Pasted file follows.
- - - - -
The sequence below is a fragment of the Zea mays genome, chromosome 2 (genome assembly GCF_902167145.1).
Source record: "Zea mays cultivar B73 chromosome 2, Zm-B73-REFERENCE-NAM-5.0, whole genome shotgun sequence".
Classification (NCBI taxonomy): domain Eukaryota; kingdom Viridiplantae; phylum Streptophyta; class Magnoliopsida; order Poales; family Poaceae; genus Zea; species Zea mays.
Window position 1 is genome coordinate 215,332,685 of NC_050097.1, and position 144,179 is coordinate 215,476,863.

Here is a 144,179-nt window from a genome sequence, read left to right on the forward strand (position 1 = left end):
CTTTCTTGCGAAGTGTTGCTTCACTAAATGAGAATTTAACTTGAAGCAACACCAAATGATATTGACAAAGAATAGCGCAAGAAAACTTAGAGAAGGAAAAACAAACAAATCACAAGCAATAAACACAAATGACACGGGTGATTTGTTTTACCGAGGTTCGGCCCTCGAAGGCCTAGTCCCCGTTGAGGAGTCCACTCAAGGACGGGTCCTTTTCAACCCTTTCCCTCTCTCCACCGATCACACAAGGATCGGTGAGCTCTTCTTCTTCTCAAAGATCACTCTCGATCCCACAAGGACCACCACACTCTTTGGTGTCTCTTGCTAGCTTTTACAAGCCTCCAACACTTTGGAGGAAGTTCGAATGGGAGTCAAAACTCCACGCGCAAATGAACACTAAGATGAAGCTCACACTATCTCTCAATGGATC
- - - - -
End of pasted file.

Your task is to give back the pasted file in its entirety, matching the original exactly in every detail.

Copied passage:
The sequence below is a fragment of the Zea mays genome, chromosome 2 (genome assembly GCF_902167145.1).
Source record: "Zea mays cultivar B73 chromosome 2, Zm-B73-REFERENCE-NAM-5.0, whole genome shotgun sequence".
Classification (NCBI taxonomy): domain Eukaryota; kingdom Viridiplantae; phylum Streptophyta; class Magnoliopsida; order Poales; family Poaceae; genus Zea; species Zea mays.
Window position 1 is genome coordinate 215,332,685 of NC_050097.1, and position 144,179 is coordinate 215,476,863.

Here is a 144,179-nt window from a genome sequence, read left to right on the forward strand (position 1 = left end):
CTTTCTTGCGAAGTGTTGCTTCACTAAATGAGAATTTAACTTGAAGCAACACCAAATGATATTGACAAAGAATAGCGCAAGAAAACTTAGAGAAGGAAAAACAAACAAATCACAAGCAATAAACACAAATGACACGGGTGATTTGTTTTACCGAGGTTCGGCCCTCGAAGGCCTAGTCCCCGTTGAGGAGTCCACTCAAGGACGGGTCCTTTTCAACCCTTTCCCTCTCTCCACCGATCACACAAGGATCGGTGAGCTCTTCTTCTTCTCAAAGATCACTCTCGATCCCACAAGGACCACCACACTCTTTGGTGTCTCTTGCTAGCTTTTACAAGCCTCCAACACTTTGGAGGAAGTTCGAATGGGAGTCAAAACTCCACGCGCAAATGAACACTAAGATGAAGCTCACACTATCTCTCAATGGATC